Only one in five eligible voters cast a ballot in Saturday's elections in Zimbabwe, a record low turnout that opposition leaders and political analysts called a sign that the nation has lost faith in the ballot box as a means to battle the harsh rule of President Robert Mugabe.
Mugabe's ruling party won 43 of 50 contested seats, including 19 for which there was only one candidate; the government will appoint people to fill 16 others, giving it virtually complete control of a new, upper legislative chamber.
But the victory was seen as far from indicative of the president's popularity. Instead, the vote revealed a growing mix of indifference and hostility to elections among both supporters and opponents of Mugabe's government, after six years of elections for various offices and constitutional changes that were marred by violence and charges of rigging.
In most recent elections, there was wide public participation and intense competition. This time, the leading opposition party, split over whether to participate at all, managed to win seven seats in its stronghold in southern Zimbabwe but did not field candidates in about half of the constituencies.
In Saturday's vote, Mugabe and his party, the Zimbabwe African National Union-Patriotic Front, failed to generate more than a fraction of the turnout that the leading state-owned newspaper, the Herald, said was necessary to demonstrate the health of democracy in Zimbabwe. Mugabe has been in power for 25 years.
The extremely poor turnout, the lowest of any election in the country's history, undermined the credibility of the results as well as that of the new Senate. Opponents said the new body has little purpose other than to employ Mugabe cronies who are not already members of parliament. The Senate will have final say on all laws but will wield little real power, analysts said.
"People are now losing confidence in the electoral process," said Reginald Matchaba-Hove, chairman of the independent Zimbabwe Election Support Network, speaking by telephone from Harare, the capital.
In districts with contested races, only 20 percent of registered voters went to the polls. Overall, including districts without contested races, about 13 percent of more than 5 million eligible Zimbabweans cast a ballot. The previous record low turnout was 32 percent in 1996, a year in which Mugabe ran unopposed for reelection.
Opposition leader Morgan Tsvangirai, whose call for an election boycott led to a deep fracture within his Movement for Democratic Change, said Monday that the results made clear that Mugabe's opponents must now concentrate on demonstrations rather than elections.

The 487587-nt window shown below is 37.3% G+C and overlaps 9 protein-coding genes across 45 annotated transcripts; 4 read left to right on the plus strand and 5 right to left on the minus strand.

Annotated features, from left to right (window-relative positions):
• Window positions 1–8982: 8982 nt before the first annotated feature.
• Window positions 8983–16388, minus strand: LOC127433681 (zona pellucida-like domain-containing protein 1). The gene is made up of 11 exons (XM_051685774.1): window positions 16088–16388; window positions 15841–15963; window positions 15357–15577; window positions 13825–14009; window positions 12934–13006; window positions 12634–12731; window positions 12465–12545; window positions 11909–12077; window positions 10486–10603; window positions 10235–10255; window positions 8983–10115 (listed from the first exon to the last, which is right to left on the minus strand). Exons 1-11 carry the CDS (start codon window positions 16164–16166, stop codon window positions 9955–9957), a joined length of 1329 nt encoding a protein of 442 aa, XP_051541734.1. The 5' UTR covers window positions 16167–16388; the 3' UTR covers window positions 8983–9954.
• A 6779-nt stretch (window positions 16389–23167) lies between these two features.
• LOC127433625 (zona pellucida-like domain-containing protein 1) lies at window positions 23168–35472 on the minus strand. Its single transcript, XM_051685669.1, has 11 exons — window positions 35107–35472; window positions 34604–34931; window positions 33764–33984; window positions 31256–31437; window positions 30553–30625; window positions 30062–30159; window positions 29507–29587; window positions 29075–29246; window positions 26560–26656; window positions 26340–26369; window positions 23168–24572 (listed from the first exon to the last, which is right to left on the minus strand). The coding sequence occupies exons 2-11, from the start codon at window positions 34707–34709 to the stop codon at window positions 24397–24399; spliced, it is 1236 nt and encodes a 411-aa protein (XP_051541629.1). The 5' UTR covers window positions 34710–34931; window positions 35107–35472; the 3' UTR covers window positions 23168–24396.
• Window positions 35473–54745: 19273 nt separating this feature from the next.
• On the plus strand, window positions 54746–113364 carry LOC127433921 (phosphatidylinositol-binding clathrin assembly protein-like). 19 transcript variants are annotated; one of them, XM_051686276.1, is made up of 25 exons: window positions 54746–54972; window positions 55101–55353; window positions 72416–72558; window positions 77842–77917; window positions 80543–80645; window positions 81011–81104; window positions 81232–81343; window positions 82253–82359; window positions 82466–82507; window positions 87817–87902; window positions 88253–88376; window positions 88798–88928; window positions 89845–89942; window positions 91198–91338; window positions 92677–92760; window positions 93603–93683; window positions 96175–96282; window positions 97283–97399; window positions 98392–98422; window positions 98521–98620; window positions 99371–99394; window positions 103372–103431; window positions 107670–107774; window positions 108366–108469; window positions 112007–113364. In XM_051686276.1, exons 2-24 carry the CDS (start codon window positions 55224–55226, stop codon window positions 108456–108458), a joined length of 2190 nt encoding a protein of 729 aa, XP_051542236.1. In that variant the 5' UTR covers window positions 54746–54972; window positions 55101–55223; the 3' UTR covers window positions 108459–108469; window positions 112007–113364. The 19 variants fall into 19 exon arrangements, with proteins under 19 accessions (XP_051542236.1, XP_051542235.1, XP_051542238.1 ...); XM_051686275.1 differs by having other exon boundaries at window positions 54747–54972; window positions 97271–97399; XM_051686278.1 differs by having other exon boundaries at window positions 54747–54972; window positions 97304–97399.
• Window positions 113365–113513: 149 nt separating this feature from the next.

"The practical way of confronting the regime is to commit mass action," Tsvangirai said from Harare. He declined to say when demonstrations would begin or what form they would take, though in Zimbabwe the term "mass action" can include everything from skipping work to rallying in the streets.
After elections in March, which many observers said were rigged, Tsvangirai expressed deep concern that protests, no matter how peaceful, would inevitably provoke a violent response from Mugabe. Mugabe, who has outlawed most forms of political activity, warned after the March vote that any demonstration would provoke "serious conflict."
But Tsvangirai said Monday that in recent months he has committed himself to organizing and mounting nonviolent protests, even if the response by government forces causes bloodshed. He also said he was willing to go to jail, if necessary, for leading that effort.
"Everyone must take that risk," he said. "Freedom is not cheap."
Still, doubts about Tsvangirai's leadership run deep, even within his own party. A faction that favored participating in Saturday's elections has charged him with reckless, authoritarian actions as party leader. On Sunday, that faction voted to suspend him from his leadership position.
Tsvangirai's recent efforts at mobilizing the opposition have fizzled. In June, a series of protests proved disorganized and ineffective against a government demolition campaign in urban slums and markets that left hundreds of thousands of Zimbabweans homeless or jobless.
Meanwhile, Zimbabweans continue to struggle with high inflation, 70 percent unemployment and persistent shortages of food, fuel and clean water. Political analysts say that, six years after the rise of Tsvangirai's party heralded an era of democratic energy, many Zimbabweans are looking for new ways to challenge Mugabe.